The latest of the new pop duos. Neil Tennant gives them a bit of exposure (sorry).
PROGRESSIVE. In the late ’60s and early ’70s it was really smart to describe your favourite group, sorry, band, as “progressive”. The group in question would probably have a name like Lumpy Custard and play songs, the shortest of which was fifteen minutes long and most of that was taken up by a guitar solo. It’s not surprising that people soon woke up to the fact that “progressive” meant boring. Roddy Frame of Aztec Camera is not afraid to say: “I try not to do anything that’s twee. I don’t think that pop music’s bad or wrong, I just think I’m into something a bit more progressive — which is a nasty word because of the ’70s.”
Don’t worry. Aztec Camera’s progressiveness doesn’t involve long guitar solos, as you’ll know if you’ve heard their deceptively sweet and quite caustic single, ‘Oblivious’. It’s an acoustic guitar strummed, lightly romantic pop song and the only guitar solo is short, spectacular and unelectric.
Aztec Camera were first introduced to the world as one of the products of the Scottish Postcard label, alongside Orange Juice and Josef K. The group was formed in 1979 and, although they’ve been through a fair number of bass-players and drummers, has centred on Roddy Frame and Campbell Owens. Roddy is the songwriter and like the other Postcard bands, the songs were the focus of the group.
Their first two singles were released on Postcard in 1980 and then last year they moved down to London and issued a single, ‘Pillar To Post’, on Rough Trade, which attracted a lot of interest. ‘Oblivious’ is a taste of tunes to come from their forthcoming LP, High Land, Hard Rain.
“The only thing that worries me about this new single being quite poppy is that people might expect us to be like The Bluebells or something like that. I think ‘Oblivious’ is probably not really representative of the stuff on the LP which is maybe a bit more progressive.”
Uh-oh, it’s that word again. Explain yourself.
“Well, I think we’re merging a lot of things in pop music which haven’t been merged much, maybe in the left field of pop. When I write lyrics I take ages; I can’t just write sort of love stuff all the time.”
If this makes him sound like a serious young man whose really against Top Twenty music, it’s giving the wrong impression, because most of his remarks are interspersed with laughs. Do you take yourself seriously?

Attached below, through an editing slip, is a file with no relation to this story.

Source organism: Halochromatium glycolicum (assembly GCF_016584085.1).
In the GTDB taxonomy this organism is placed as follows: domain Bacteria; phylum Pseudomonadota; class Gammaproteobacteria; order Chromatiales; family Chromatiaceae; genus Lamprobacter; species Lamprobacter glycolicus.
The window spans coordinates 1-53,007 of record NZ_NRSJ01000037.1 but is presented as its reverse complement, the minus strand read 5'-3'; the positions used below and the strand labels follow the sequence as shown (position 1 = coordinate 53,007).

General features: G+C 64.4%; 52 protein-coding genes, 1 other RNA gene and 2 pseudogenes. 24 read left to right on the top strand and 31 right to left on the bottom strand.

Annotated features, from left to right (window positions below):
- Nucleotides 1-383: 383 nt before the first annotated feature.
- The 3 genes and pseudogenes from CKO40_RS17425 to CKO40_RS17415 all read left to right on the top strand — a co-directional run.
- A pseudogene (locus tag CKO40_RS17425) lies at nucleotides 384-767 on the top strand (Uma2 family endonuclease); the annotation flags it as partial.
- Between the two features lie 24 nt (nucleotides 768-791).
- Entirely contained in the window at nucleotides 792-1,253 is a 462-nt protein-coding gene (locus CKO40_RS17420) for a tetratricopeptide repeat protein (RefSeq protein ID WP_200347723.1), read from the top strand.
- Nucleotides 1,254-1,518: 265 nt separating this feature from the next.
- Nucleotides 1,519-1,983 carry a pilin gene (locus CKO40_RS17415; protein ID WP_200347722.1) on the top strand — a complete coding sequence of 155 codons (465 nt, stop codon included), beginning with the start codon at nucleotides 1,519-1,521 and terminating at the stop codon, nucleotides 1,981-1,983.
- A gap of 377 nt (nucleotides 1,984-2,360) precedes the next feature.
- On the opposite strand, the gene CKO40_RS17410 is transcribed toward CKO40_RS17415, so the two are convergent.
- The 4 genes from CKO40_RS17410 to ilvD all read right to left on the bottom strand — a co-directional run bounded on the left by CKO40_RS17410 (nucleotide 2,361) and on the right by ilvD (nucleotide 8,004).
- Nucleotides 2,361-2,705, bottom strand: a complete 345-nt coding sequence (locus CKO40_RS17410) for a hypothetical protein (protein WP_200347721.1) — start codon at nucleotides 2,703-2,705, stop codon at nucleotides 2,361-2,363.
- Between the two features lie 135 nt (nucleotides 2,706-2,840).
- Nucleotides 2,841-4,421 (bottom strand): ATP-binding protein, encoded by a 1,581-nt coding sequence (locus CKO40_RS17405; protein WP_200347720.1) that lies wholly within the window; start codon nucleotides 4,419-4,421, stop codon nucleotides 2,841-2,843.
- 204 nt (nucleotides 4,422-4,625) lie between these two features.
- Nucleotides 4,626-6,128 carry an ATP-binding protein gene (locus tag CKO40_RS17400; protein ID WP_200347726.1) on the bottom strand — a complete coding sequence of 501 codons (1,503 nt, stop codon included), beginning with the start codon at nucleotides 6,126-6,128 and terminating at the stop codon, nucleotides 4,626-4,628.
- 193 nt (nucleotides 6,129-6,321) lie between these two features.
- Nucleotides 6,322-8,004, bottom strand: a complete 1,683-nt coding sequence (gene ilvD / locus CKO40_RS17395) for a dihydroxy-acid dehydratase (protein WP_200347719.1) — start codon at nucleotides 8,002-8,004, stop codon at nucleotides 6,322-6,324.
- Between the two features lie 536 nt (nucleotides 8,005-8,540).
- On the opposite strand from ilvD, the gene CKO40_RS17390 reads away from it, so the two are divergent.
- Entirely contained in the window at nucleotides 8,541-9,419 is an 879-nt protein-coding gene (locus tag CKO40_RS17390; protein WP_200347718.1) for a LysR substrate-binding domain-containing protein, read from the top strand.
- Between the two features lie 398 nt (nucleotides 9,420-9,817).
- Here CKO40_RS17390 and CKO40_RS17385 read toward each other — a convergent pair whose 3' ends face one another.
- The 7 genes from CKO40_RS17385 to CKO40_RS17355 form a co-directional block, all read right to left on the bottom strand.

“Yes!” he says, laughing, “because I’m not an obtuse person. I think that people are down-to-earth these days about our music. It’s quite a thrill getting into the charts but it’d be bad to fall into a trap, like Haircut One Hundred, of having to make singles and the only thing that matters is getting in the charts and all that.”
A big tour is being set up for the group at the moment and Roddy is relishing the prospect.
“I really like being on the road. I enjoy all the things you shouldn’t really enjoy, the things rock bands are supposed to do, like sitting on the bus, playing cards, and partying after the gig. I think it’s great.”
Isn’t that rather un-progressive?
“No. I think it’s more un-progressive to sit around in a recording studio for three months. That’s really dull. I think it’s good to get out and let people see you bending notes and things.”
With a bit of luck the tour will take them to France. Roddy’s heart beats considerably faster at the very thought of it.
“I’ve just fallen in love with someone who lives in France so it’ll be a cheap way of getting over there.”
The course of true love does not promise to run v. smoothly, however.
“I knew her at school and just met her again for the first time in years. It was love at second sight. I said, ‘When can I see you again?’ and she said, ‘In about two years’. Great, I thought, it’s going to be one of those unrequited loves that brings out all those Orange Juicey songs in you. If it doesn’t work out, the album might be called ‘Death In Paris!'”
Well, at least it sounds progressive.
© Neil Tennant, Smash Hits, 3 February 1983